Chemical Element Profiling in the Sera and Brain of Bipolar Disorders Patients and Healthy Controls

Vishnu Priya Sampath, Shiv Vardan Singh, Ilana Pelov, Ofir Tirosh, Yigal Erel*, David Lichtstein*

*Corresponding author for this work

Research output: Contribution to journalArticlepeer-review

2 Scopus citations

Abstract

Bipolar Disorder (BD) is a severe recurrent affective mood disorder characterized by a wide range of lifelong mood swings, varying between depressive and manic states. BD affects more than 1% of the world’s population irrespective of nationality, ethnic origin, or socioeconomic status and is one of the main causes of disability among young people, leading to cognitive and functional impairment and raised mortality, particularly death by suicide. Trace elements play a vital role in many biochemical and physiological processes. Compelling evidence shows that element toxicity might play a crucial role in the onset and progression of neurodegenerative disorders, but their involvement in mood disorders has been scarcely studied. In the present investigation, we determined the concentration of 26 elements in the serum of BD patients before and after treatment and in postmortem brain samples from BD patients and compared them with matched controls. The only element that was reduced significantly in the serum following treatment was vanadium (V). Furthermore, the concentration of Al, B, Cu, K, Mg and V were significantly lower in the pre-frontal cortex of BD patients compared with those of the controls. A comparison of Spearman’s rank correlation coefficients between the elements in the serum and brain of BD patients and control groups pointed to boron and aluminum as being involved in the disease. These results suggest that there is a disturbance in the elements’ homeostasis and the inter-elements’ relationship in the brain of BD patients and advocate a thorough examination of the possible involvement of chemical elements in different stages of the disease.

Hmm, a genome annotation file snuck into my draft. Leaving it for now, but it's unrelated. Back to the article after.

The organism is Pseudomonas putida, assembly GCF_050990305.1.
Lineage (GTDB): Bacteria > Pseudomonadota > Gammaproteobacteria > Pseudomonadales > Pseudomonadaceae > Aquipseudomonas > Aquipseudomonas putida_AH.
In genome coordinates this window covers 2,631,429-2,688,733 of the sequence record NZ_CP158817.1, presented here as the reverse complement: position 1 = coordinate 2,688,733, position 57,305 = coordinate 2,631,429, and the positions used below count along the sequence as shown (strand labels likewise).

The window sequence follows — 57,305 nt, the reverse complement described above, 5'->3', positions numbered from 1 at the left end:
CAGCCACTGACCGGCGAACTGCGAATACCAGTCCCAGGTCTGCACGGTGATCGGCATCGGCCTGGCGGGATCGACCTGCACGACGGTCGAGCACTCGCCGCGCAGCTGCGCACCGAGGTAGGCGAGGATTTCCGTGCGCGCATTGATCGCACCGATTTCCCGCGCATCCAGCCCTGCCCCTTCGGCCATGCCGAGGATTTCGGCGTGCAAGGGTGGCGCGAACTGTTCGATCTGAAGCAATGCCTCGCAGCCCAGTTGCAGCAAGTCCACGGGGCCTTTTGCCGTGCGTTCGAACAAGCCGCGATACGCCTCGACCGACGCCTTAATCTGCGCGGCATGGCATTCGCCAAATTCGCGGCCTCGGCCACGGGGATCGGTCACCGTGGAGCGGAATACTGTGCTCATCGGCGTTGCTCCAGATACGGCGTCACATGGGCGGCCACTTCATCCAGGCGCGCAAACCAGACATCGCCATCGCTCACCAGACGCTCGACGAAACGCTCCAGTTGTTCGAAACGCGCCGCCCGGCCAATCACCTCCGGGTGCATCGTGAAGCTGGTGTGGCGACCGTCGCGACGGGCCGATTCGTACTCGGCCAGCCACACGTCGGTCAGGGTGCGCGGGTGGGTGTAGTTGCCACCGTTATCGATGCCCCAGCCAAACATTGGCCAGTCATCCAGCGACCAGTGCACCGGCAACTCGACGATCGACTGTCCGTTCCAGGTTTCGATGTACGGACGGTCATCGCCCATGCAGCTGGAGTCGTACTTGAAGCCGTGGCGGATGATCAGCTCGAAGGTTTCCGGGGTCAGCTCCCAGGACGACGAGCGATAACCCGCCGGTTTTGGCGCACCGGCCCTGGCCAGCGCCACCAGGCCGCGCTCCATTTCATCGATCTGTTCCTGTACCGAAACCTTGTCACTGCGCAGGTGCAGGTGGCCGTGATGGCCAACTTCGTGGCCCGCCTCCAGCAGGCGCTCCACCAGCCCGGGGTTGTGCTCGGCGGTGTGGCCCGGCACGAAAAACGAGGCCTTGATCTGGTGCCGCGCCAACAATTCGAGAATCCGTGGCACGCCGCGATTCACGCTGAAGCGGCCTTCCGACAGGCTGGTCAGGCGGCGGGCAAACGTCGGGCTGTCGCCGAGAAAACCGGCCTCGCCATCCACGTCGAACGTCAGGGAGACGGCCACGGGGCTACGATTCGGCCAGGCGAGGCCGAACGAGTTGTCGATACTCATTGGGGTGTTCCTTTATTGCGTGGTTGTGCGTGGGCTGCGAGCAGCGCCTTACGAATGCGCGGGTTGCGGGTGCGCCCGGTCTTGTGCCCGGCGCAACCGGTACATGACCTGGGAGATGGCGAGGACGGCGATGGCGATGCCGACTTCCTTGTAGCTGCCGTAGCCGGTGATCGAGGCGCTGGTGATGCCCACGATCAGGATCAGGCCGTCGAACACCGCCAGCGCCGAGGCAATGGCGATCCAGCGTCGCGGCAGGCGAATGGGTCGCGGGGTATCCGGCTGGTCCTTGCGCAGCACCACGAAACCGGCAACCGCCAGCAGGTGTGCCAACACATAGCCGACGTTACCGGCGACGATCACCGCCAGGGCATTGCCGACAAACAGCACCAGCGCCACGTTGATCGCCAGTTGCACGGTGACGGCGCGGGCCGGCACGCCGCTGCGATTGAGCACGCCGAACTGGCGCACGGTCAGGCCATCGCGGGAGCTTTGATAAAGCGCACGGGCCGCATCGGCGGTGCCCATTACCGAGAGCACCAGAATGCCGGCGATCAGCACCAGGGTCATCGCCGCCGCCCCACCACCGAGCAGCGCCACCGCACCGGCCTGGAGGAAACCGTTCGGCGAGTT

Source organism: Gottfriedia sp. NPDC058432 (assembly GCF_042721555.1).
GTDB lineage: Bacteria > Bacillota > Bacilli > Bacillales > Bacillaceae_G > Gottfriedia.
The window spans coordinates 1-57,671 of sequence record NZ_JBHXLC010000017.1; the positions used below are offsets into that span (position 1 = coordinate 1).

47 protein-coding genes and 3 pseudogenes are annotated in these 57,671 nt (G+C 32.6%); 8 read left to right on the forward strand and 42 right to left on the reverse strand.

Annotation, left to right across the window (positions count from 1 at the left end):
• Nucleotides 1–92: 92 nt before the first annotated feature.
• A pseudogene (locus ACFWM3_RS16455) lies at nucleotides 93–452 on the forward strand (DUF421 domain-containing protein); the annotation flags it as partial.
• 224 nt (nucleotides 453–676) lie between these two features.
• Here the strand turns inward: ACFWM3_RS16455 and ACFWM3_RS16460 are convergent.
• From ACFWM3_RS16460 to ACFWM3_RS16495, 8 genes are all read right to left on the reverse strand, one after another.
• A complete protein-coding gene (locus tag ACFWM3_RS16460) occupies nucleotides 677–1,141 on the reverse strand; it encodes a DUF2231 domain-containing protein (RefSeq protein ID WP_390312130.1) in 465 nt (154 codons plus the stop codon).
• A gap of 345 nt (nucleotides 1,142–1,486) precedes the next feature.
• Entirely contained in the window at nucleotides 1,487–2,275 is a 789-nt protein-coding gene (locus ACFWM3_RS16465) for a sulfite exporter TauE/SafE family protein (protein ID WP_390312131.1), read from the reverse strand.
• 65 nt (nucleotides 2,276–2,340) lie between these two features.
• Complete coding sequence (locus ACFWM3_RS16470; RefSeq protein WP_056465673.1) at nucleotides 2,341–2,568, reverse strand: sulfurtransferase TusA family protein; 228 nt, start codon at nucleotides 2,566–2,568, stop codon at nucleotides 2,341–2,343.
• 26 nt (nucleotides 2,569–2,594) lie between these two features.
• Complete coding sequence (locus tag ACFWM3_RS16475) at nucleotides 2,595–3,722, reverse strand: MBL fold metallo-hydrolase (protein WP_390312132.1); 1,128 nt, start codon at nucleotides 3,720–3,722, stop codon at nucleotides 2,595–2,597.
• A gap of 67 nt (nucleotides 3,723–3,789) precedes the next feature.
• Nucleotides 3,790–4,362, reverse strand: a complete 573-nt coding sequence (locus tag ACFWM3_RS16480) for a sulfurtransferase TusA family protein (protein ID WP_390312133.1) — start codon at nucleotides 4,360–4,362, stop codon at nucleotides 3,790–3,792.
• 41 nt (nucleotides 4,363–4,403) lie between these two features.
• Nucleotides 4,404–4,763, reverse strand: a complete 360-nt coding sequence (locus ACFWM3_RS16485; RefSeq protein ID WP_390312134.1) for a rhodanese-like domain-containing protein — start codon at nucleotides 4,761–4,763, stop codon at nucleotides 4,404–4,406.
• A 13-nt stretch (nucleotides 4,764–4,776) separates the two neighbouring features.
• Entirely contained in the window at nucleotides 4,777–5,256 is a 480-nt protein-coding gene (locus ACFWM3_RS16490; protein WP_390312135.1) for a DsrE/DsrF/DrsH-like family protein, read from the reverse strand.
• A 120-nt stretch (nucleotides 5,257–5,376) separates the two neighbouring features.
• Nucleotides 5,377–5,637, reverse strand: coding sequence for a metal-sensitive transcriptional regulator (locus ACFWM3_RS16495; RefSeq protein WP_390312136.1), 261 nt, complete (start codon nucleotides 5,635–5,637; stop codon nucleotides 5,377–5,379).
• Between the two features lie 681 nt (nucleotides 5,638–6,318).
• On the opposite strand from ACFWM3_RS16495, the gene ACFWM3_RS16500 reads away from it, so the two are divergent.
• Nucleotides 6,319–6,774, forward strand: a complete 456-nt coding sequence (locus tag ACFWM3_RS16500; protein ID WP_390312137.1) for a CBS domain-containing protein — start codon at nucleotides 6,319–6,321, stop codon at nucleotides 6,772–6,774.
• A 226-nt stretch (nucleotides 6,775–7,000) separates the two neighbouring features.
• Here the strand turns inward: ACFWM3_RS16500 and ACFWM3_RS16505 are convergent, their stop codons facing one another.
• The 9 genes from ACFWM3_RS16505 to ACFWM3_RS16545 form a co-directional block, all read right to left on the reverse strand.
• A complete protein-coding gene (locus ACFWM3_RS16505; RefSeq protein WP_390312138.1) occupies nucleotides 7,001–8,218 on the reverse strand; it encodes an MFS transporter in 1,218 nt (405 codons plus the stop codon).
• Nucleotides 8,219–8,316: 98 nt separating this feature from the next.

Original languageAmerican English
Article number14362
JournalInternational Journal of Molecular Sciences
Volume23
Issue number22
DOIs
StatePublished - Nov 2022

Bibliographical note

Publisher Copyright:
© 2022 by the authors.

Keywords

  • aluminum
  • bipolar disorder
  • boron
  • brain
  • chemical elements
  • serum
  • vanadium

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